Some things you may be wondering about before starting therapy… Here are some frequently asked questions.
I’m new to therapy. What does starting therapy look like?
Therapy starts wherever you’re at. In your first session, Becky will review your intake form, ask some questions to get to know you, and see how therapy can best serve you. Together, we discover and prioritize your goals for therapy. Throughout our work together, Becky may check in to see the progress made so far and if any adjustments are necessary. Ultimately, therapy is your time and it’s important that you are able to benefit from it.
Are sessions confidential?
Absolutely! All session content is confidential, meaning your therapist won’t share anything from appointments with others without your permission, and even with your permission, there are limits to what is and is not appropriate or ethical to share. That said, therapists by nature of the profession and license are mandated reporters, which means there are a few exceptions to confidentiality:
- court order (i.e. a subpoena)
- safety-related (concern of harm to yourself or others, abuse of a child, dependent adult, or elder)
Are all sessions in-person?
When you receive services from Becky, your sessions can be one of or all of the following: in-person and in the office, in-person and outdoors, online using a secure HIPAA compliant platform (Zoom), or by phone.
Teletherapy is not appropriate for everyone. You may have the equipment: a phone, tablet, or computer; a confidential space; and stable internet access, but if you tend to multitask or are easily distracted by competing apps or notifications, it may not be right for you.
Outdoor sessions are not appropriate for everyone. Some outdoor spaces are ADA accessible, some are not. You may not have the fitness for some of the locations (hikes versus walks), you may prefer fair weather only, or you may not have the attire/equipment for certain terrains or weather. In general, I have found that most of my clients prefer the outdoors and have the proper attire for any occasional inclement weather that would not hinder the ease of a session.
Do you accept insurance?
Simple answer: No.
I am considered an “out of network” provider and can provide a monthly superbill* for services. Since I am a one-woman, part-time business, I do not bill your insurance or get involved beyond providing the superbill/receipt. Many insurance plans provide coverage for out-of-network mental health services via reimbursement of your fully paid service rendered. Please contact your insurance company to see what deductible or percentage of reimbursement is allowed for an out-of-network LMHC in Washington state.
Questions to ask your insurance:
a. Do I have out-of-network benefits for my policy?
b. Do I have a mental or behavioral health policy that covers out-of-network benefits?
c. How do I use my out-of-network benefits?
d. Do I need a prior authorization before I begin seeing my provider?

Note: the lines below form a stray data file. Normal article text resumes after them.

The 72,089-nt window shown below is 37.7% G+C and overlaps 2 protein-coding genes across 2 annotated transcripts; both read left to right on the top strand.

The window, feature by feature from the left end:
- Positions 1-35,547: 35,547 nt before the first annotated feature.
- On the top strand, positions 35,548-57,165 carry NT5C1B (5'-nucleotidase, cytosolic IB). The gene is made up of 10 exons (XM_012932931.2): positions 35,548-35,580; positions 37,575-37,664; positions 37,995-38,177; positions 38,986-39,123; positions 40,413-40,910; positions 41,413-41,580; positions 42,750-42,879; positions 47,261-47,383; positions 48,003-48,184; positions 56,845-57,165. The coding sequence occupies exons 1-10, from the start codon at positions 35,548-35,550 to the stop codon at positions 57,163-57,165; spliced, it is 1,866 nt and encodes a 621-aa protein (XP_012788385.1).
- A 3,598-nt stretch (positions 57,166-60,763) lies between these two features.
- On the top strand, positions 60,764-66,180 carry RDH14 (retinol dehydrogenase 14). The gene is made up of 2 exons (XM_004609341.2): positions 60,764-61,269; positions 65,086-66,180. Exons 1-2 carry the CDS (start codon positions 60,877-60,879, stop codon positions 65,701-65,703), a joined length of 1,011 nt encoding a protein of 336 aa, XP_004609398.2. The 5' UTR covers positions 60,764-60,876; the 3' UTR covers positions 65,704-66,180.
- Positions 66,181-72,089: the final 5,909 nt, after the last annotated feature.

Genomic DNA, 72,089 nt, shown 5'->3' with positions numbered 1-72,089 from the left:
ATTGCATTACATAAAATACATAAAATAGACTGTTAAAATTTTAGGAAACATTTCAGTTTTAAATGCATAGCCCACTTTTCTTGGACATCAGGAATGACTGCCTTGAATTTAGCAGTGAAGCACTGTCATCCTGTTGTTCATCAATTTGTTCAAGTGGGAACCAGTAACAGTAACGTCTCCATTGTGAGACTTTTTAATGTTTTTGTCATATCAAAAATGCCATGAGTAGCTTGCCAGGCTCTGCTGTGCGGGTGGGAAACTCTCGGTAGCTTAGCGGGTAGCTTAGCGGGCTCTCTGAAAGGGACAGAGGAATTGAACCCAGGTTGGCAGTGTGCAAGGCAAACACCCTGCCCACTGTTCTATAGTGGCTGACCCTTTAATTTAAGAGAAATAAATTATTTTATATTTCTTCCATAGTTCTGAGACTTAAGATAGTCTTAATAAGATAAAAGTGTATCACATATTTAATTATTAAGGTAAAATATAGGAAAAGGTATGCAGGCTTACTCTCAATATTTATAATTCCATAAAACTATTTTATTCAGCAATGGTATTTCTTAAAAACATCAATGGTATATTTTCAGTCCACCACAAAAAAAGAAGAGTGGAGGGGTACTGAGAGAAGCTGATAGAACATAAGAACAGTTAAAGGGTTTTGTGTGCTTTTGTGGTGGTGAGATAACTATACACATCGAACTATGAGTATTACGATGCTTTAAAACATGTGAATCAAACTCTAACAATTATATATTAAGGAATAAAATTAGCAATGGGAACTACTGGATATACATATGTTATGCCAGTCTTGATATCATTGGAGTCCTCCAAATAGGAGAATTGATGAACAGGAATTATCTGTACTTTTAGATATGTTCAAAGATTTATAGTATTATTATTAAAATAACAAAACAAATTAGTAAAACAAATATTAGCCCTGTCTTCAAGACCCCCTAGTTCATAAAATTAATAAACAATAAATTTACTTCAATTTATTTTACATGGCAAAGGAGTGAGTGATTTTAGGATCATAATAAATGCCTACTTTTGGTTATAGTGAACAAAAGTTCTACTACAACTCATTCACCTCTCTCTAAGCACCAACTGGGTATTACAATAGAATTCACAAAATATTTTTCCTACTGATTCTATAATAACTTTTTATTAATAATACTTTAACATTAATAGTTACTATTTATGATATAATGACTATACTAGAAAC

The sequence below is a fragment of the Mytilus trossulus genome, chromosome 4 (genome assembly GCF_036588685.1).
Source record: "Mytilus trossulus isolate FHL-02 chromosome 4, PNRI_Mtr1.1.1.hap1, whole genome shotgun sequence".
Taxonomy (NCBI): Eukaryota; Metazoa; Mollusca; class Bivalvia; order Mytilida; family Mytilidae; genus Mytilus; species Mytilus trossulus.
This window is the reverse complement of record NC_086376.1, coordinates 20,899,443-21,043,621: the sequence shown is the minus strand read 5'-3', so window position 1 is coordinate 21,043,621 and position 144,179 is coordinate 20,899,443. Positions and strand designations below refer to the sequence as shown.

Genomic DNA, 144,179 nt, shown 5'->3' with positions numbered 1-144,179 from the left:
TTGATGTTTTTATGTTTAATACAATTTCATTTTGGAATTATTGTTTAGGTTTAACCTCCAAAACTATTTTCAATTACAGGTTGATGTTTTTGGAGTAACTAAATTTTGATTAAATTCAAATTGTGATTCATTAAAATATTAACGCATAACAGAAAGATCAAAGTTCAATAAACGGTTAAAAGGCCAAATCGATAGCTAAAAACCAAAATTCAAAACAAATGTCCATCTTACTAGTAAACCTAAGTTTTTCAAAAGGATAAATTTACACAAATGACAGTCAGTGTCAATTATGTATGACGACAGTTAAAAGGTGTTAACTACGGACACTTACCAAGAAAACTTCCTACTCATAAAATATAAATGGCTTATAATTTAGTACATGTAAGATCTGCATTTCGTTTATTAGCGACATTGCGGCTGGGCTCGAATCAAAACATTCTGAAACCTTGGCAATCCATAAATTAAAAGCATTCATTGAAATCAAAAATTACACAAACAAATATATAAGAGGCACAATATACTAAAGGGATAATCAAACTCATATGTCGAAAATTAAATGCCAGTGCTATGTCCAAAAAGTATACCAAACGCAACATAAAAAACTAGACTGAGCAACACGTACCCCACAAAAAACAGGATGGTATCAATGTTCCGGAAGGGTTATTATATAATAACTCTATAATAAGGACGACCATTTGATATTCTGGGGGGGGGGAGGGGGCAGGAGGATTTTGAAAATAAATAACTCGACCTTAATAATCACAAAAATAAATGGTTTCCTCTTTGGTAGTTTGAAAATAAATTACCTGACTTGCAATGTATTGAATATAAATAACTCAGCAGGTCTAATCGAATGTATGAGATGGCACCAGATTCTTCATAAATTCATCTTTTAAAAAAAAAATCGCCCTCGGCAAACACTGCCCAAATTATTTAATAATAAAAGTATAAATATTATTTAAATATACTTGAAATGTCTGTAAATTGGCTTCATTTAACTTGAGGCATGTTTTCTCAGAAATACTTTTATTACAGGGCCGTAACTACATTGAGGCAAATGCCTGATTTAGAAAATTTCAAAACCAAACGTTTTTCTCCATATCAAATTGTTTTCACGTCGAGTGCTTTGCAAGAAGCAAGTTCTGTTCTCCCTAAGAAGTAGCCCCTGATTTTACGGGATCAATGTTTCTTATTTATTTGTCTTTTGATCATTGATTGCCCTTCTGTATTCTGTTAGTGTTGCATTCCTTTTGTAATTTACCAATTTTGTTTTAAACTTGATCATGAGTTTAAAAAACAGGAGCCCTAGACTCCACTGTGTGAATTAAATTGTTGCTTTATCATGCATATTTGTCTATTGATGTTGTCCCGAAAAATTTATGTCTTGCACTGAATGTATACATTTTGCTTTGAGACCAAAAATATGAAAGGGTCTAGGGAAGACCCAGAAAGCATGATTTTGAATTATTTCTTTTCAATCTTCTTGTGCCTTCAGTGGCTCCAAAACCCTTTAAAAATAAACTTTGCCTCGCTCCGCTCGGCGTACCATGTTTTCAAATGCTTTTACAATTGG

e. Do I have an out-of-network deductible? If so, what is it and how do I meet the deductible?
f. I have been unable to find another provider with availability in-network, how do I obtain authorization to get my out-of-network provider covered under my mental or behavioral health benefits?
*What’s a superbill? What do I do with it?
A superbill is an invoice – a receipt for services rendered and paid for in full – that your therapist provides you (upon request) when they are not in network with your insurance panel. This invoice/receipt has information such as dates of service, a diagnosis code, and other personal information such as your date of birth and address.
Once you have a superbill and have clarified your insurance coverage, you can submit this to your insurance for reimbursement. The time frame and percentage of reimbursement depends on several things, including your policy and coverage.
How much will it cost to receive services?
The cost of services depends on a number of factors including your provider’s session cost, frequency of services, and duration of treatment. You can receive an estimate of service costs as described below.
As of January 1, 2022, under Section 2799B-6 of the Public Health Service Act, health care providers and health care facilities are required to inform individuals who are not enrolled in a plan or coverage or a Federal health care program, or not seeking to file a claim with their plan or coverage both orally and in writing of their ability, upon request or at the time of scheduling health care items and services, to receive a “Good Faith Estimate” of expected charges.
You have the right to receive a “Good Faith Estimate” explaining how much your medical care will cost.
Under this new law*, health care providers need to give patients who don’t have insurance or who are not using insurance an estimate of the bill for medical items and services.
- You have the right to receive a Good Faith Estimate for the total expected cost of any non-emergency items or services. This includes related costs like medical tests, prescription drugs, equipment, and hospital fees.
- Make sure your health care provider gives you a Good Faith Estimate in writing at least 1 business day before your medical service or item. You can also ask your health care provider, and any other provider you choose, for a Good Faith Estimate before you schedule an item or service.
- If you receive a bill that is at least $400 more than your Good Faith Estimate, you can dispute the bill.
- Make sure to save a copy or picture of your Good Faith Estimate. For questions or more information about your right to a Good Faith Estimate, visit www.cms.gov/nosurprises.
*This is a newly introduced law and is subject to change. This page will be updated as needed in compliance with any changes.